In This Issue
Just how risky is a ‘Balanced’ Fund?
By definition, to be invested in a balanced portfolio is to be invested in a mix of growth and defensive assets – shares and listed securities for capital growth and dividend income, and defensive assets such as bonds to pay a stable, fixed rate of return. In principle, it’s a great mix.
Traditionally, balanced funds have an allocation of around 65% – 70% to growth assets, with a corresponding allocation of 30% – 35% to defensive assets, consistent with the objective of providing a mixture of growth and income. This mix is designed to have the defensive portion helping to offset the risks associated with the growth portion – all pointing to the ‘balanced’ nature of the portfolio.
To the ordinary person, therefore, the term ‘balanced’, might suggest a secure and thoughtful place to invest – but as with many things, we need to look beyond the label.
Many superannuation funds (particularly industry super funds in their default pre-mixed balanced options) may actually have an exposure to growth assets of 80% to 90% – with allocations of as much as 30% to 40% in direct and unlisted property being presented as defensive or ‘alternative’ assets.
Property is not a ‘low risk’ asset class; it is a growth asset which can carry significant investment risk, and should not be mis-categorised.
So, what makes this distinction so important?
Funds with a higher exposure to growth assets will obviously perform better in good times than one which has, for example, a 65% exposure to growth assets. But when the market corrects, as it always does, the fund with the highest exposure will be subject to the highest falls – leaving the investors to wonder why their ‘balanced’ portfolio has been so adversely affected.
In other words, one alleged balanced fund with a very high growth assets exposure (and associated risk) can shoot the lights out when compared with a more conservative (and true to label) option. Putting both in the same category is misleading.
Comparing performance between balanced funds is not as simple as ranking percentage returns for a given period.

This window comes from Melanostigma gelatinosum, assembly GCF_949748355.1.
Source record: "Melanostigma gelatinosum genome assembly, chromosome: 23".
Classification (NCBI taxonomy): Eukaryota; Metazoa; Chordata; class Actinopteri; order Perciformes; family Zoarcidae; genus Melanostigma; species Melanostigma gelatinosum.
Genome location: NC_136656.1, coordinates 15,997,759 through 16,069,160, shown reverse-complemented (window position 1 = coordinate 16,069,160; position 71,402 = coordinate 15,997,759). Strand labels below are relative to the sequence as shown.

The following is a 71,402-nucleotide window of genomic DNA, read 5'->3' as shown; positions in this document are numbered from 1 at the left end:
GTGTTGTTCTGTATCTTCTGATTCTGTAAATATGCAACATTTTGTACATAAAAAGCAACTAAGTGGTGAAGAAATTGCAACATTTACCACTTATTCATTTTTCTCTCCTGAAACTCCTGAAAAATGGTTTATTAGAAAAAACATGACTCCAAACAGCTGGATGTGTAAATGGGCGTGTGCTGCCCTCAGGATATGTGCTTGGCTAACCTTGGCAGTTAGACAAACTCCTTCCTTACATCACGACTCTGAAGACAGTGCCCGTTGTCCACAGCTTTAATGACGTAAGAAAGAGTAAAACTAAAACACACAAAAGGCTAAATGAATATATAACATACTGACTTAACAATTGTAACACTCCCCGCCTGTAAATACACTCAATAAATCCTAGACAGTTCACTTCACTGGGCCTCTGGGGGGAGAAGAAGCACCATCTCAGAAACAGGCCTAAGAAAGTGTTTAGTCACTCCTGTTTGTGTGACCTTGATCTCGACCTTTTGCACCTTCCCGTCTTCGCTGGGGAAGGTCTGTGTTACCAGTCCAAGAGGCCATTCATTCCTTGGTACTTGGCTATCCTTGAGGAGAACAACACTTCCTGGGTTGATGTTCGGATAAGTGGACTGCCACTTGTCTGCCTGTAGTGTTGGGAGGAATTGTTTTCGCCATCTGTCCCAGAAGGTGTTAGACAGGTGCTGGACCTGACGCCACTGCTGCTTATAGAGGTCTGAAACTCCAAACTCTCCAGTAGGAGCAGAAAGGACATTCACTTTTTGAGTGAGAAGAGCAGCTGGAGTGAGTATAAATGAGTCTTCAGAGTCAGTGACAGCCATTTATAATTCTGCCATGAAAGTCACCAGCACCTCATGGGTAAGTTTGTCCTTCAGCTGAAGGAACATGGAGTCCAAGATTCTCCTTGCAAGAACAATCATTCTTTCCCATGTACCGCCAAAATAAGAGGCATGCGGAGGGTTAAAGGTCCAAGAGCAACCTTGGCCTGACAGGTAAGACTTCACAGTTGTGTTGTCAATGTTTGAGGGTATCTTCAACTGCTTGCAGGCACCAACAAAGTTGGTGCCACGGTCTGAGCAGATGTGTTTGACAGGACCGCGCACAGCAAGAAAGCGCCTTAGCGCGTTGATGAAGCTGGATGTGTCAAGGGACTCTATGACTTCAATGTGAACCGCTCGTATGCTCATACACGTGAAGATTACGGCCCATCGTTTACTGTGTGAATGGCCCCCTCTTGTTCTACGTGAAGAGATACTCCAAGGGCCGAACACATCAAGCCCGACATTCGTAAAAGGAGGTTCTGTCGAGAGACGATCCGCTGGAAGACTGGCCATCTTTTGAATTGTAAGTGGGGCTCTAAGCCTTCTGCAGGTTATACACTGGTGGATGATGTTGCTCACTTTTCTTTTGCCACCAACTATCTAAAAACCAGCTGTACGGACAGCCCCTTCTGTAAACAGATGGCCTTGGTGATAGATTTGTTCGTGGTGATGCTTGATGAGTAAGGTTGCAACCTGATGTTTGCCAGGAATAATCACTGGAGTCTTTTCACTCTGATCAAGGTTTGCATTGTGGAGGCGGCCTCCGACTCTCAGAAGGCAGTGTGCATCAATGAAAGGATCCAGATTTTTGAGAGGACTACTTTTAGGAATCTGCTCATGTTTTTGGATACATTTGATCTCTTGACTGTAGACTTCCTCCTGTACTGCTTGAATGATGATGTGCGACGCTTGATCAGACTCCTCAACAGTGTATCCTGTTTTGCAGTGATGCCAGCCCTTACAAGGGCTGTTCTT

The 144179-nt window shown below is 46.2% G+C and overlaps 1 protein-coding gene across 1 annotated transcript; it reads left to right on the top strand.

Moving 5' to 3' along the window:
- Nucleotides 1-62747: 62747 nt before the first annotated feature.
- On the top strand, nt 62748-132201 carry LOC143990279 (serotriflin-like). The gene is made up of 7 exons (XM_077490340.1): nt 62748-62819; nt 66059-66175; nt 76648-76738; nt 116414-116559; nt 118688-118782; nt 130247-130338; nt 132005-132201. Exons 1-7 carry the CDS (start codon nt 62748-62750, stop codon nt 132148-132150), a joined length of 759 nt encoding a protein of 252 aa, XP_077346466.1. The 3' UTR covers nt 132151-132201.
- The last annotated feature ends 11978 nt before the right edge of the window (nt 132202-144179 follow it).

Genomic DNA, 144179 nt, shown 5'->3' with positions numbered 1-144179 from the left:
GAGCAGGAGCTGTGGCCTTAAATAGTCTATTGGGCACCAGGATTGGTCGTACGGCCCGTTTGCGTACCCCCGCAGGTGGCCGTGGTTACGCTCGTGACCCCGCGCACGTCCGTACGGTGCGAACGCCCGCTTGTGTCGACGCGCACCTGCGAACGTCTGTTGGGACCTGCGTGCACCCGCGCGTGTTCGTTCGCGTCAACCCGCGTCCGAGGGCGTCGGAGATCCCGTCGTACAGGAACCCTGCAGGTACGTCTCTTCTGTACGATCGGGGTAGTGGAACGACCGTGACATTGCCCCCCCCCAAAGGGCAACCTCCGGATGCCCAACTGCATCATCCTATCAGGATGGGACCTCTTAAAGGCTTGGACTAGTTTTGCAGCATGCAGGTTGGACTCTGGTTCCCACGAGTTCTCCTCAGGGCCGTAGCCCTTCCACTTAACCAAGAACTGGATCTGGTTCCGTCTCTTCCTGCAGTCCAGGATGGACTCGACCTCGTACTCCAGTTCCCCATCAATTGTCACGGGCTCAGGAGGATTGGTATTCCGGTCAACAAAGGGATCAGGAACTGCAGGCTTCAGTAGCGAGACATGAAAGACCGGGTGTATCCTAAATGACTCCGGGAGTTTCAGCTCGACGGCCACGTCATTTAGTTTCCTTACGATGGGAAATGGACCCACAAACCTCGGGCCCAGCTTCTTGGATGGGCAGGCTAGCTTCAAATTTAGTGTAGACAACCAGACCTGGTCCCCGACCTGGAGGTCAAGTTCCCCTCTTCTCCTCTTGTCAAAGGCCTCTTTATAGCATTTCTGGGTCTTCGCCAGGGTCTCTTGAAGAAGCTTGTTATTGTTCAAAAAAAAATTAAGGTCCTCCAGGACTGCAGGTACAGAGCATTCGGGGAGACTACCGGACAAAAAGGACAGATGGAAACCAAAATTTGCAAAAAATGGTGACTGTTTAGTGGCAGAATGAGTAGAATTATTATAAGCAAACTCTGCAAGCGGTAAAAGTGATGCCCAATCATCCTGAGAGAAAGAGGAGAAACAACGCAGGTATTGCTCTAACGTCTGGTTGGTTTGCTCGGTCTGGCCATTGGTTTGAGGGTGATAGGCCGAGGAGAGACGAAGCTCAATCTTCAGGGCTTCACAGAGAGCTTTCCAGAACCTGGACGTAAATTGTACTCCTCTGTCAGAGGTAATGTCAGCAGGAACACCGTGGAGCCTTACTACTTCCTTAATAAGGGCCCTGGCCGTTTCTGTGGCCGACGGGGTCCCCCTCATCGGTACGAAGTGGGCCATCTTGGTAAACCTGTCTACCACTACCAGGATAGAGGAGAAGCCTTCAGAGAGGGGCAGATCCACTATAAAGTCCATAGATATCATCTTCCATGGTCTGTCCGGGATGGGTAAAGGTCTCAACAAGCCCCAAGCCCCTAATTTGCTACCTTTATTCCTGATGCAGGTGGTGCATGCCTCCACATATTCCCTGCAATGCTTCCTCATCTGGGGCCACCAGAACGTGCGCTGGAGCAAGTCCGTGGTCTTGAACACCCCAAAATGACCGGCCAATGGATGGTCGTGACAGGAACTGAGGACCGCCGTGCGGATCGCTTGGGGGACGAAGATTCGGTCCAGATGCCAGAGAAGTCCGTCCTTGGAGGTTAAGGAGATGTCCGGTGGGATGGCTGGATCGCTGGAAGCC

Experience also tells me that many industry super funds (whose 10-year returns in their ‘balanced’ options have dominated the performance charts on the basis of the inflated valuations applied to their direct and unlisted assets) are very likely to have a performance reversal in the next financial year. As a result, the returns of exposed ‘balanced’ fund members (who are often unwittingly in high growth asset allocations) will be adversely affected. We are already beginning to see these results being played out in returns on unlisted property trust holdings.
By way of adding to the confusion, we now have the “Superannuation Performance Test” regulations, designed to protect super fund members by calling out failed performance and alerting them to consider moving to an alternative, supposedly better performing fund. But the returns-based testing methodology applied by the regulator is fundamentally flawed.
Rather than getting carried away with pointless measurements to create an APRA ‘My Super’ comparison table, and the frustrating practice of hiding behind percentage returns within selective timelines, the government needs to mandate the definitions and asset allocations for the labels ‘Defensive’, ‘Moderate’, ‘Balanced’, ‘Growth’ and ‘High Growth’ super fund investment options.
This would be a far more sensible and useful way to assist with “comparing any pair”!
We do not use ‘pre-mixed’ investment options
The point of the discussion around balanced investment options and other asset allocation labels is that generally, these funds are single or pre-mixed investment options, managed by a superannuation fund trustee, or a fund manager specialising in managing ‘multi-sector’ investment options. This means that the investment manager determines the asset allocations and how wide of the mark those allocations can range at any given time.
At Marinis, we do not recommend the use of ‘pre-mixed’ investment options in portfolio construction.
In keeping with our investment philosophy* we use individual sector funds (managed funds which meet our research criteria, and which represent the broad market sectors ie, domestic and international shares, listed property and fixed interest, both domestic and international). The weightings in each sector and resultant allocation to growth and defensive assets reflect the identified risk profiles of our clients.
Our approach avoids reliance on a single investment manager to determine the asset allocation ranges for each asset class, or the valuation basis for the assets in your portfolio.
For example, if your risk profile corresponds with a ‘balanced’ profile, your portfolio will reflect a 65/35 ratio of growth versus defensive assets. The portfolio will have the flexibility to be easily rebalanced so that it always remains true to label, appropriately diversified, and consistent with your risk expectations.
We believe in spreading risk by selecting good quality assets from a broad range of classes and investment management styles. It is only by understanding the goals and expectations of our clients, and your tolerance for investment risk, that we are able to recommend an optimum investment strategy to achieve these goals.
And One More Thing:
I will be writing to the Federal Minister for Superannuation The Hon. Stephen Jones MP to highlight the issues above. I will provide a link to that letter and any response in future editions of eGrow.
Don’t Forget: https://www.cyber.gov.au/protect-yourself
*If you would like to revisit, or know more about the Marinis investment philosophy please click here
As always, if I or any of the staff can be of assistance, please don’t hesitate to contact us on (08) 8130 5130 or via firstname.lastname@example.org
Theo Marinis CFP®, B.A., B.Ec., CPA., MCIFAA